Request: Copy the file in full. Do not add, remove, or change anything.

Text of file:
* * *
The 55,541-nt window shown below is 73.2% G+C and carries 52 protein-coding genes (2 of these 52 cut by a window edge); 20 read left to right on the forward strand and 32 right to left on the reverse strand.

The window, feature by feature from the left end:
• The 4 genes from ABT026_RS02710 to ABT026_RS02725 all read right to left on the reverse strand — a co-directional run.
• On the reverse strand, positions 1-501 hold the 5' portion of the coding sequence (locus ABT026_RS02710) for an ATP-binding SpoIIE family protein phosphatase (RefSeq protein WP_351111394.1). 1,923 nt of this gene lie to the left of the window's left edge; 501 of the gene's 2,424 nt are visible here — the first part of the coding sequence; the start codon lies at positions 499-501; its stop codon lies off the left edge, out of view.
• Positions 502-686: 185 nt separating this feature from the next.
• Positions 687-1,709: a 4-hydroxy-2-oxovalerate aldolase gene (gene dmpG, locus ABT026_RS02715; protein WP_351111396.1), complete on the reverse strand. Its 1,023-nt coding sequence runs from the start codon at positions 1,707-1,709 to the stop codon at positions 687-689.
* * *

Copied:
The 55,541-nt window shown below is 73.2% G+C and carries 52 protein-coding genes (2 of these 52 cut by a window edge); 20 read left to right on the forward strand and 32 right to left on the reverse strand.

The window, feature by feature from the left end:
• The 4 genes from ABT026_RS02710 to ABT026_RS02725 all read right to left on the reverse strand — a co-directional run.
• On the reverse strand, positions 1-501 hold the 5' portion of the coding sequence (locus ABT026_RS02710) for an ATP-binding SpoIIE family protein phosphatase (RefSeq protein WP_351111394.1). 1,923 nt of this gene lie to the left of the window's left edge; 501 of the gene's 2,424 nt are visible here — the first part of the coding sequence; the start codon lies at positions 499-501; its stop codon lies off the left edge, out of view.
• Positions 502-686: 185 nt separating this feature from the next.
• Positions 687-1,709: a 4-hydroxy-2-oxovalerate aldolase gene (gene dmpG, locus ABT026_RS02715; protein WP_351111396.1), complete on the reverse strand. Its 1,023-nt coding sequence runs from the start codon at positions 1,707-1,709 to the stop codon at positions 687-689.